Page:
8. 14 Brilliant B2B Marketing Strategy Guides
June 17, 2014
Find out how b2b marketers should evolve their strategies, what types of messages matter most to today’s buyers, which long-held beliefs to discard, and more.
7. The Ultimate List of The Best WordPress eCommerce Plugins
October 10, 2012
Get the combined and consolidated wisdom of 10 top WordPress experts on the best WordPress ecommerce plugins, along with ratings and download stats.
What do buyers really want from social media? What’s the source of the largest share of social traffic to websites? (It’s not what you almost certainly think.)
How do marketers and consumers view social media differently? How do top execs use social media? Growth companies? B2b? Find those answers and many more here.
4. 18 of the Best Content Marketing Strategy Guides of 2013
December 11, 2013
Here are the best practices and frameworks for creating a content marketing strategy, along with critical elements to include and pitfalls to avoid.
3. 83 Exceptional Social Media and Marketing Statistics for 2014
April 14, 2014
Here’s some marketing-related big data for you: 83 useful facts, stats, and research findings covering strategy, social media, SEO, online advertising and more.
2. The Top #Nifty50 Women Writers on Twitter for 2013
October 28, 2013
Last year’s #Nifty50—the second-most-viewed post on Webbiquity over the past 12 months—highlighted men and women who write business-related online content and who actively engage on Twitter.
And the #1 most-read post here since Labor Day 2013 is…(drumroll please):
1. 103 Compelling Social Media and Marketing Statistics for 2013 (and 2014)
November 12, 2013
Discover the role of social media in brand visibility, how social media use differs in B2B vs. B2C companies and between large and small businesses, and more.
Ah, summer–grilling, campfires, water sports, family trips, watching the World Cup (at least until yesterday)…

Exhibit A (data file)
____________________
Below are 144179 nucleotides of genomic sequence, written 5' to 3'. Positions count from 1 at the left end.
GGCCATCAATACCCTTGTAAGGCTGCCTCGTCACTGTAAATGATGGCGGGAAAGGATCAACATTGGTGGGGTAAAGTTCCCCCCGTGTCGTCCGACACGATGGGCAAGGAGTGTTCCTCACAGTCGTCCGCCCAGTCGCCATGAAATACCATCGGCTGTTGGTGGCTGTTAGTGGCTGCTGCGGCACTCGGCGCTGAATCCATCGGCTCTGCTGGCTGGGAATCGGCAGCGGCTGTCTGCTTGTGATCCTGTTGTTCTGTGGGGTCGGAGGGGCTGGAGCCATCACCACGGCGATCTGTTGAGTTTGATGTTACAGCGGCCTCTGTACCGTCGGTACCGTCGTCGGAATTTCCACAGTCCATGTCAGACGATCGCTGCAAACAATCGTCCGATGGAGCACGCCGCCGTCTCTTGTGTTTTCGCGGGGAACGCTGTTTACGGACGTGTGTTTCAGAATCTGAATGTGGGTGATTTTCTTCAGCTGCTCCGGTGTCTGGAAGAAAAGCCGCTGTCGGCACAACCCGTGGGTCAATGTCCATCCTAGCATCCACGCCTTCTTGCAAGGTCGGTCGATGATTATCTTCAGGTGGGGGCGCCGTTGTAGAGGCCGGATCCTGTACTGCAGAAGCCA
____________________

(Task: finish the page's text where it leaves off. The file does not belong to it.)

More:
It’s easy to get distracted this time of year, and particularly this week, with national holidays in the U.S. and Canada. So in the spirit of taking a midsummer break from work, here’s a completely off-topic post.
cleaning out a storage area in our basement helping an older friend clean out his basement recently when we came across a box of old computer parts, cables, and software from my early days in engineering documentation early in his career. These photos may bring back memories for anyone who can recall when the 286 (for those under 30: that’s the Intel chip that preceded the 386, which preceded the 486, which preceded the Pentium, which preceded the Core i7 possibly powering your laptop today) was considered fast.
Back in the day before software was a service, it had to be installed. And installing something significant, such as an operating system upgrade, was a project. Windows 3.1 came on diskettes–14 of them:
Diskettes gave way to CDs, which made installation faster and easier. Here’s the CD for Microsoft Office. Not Office 1.5, or 3.0, or 95, or XP, or 2013–just Office.
The great leap from DOS to Windows was that one could use a mouse. The original wasn’t cordless, or IR, or ergonomically correct, but IBM nevertheless sold a zillion of these.
Finally, there’s this: an anti-static wrist strap. When installing circuit boards or memory chips, or doing any other kind of word on the inside of older PCs, one had to wear one of these things clipped to the computer chassis in order to avoid damaging sensitive components with static electricity. These are no longer required.
Have a great holiday / Canada Day / 4th of July!
Here’s a quick gift to readers of this blog: I Saw Three Ships Come Sailing In, sung by Cantamus, the Iowa State University Women’s choir. It’s amazazing.
“Peace on earth, and good will toward all.”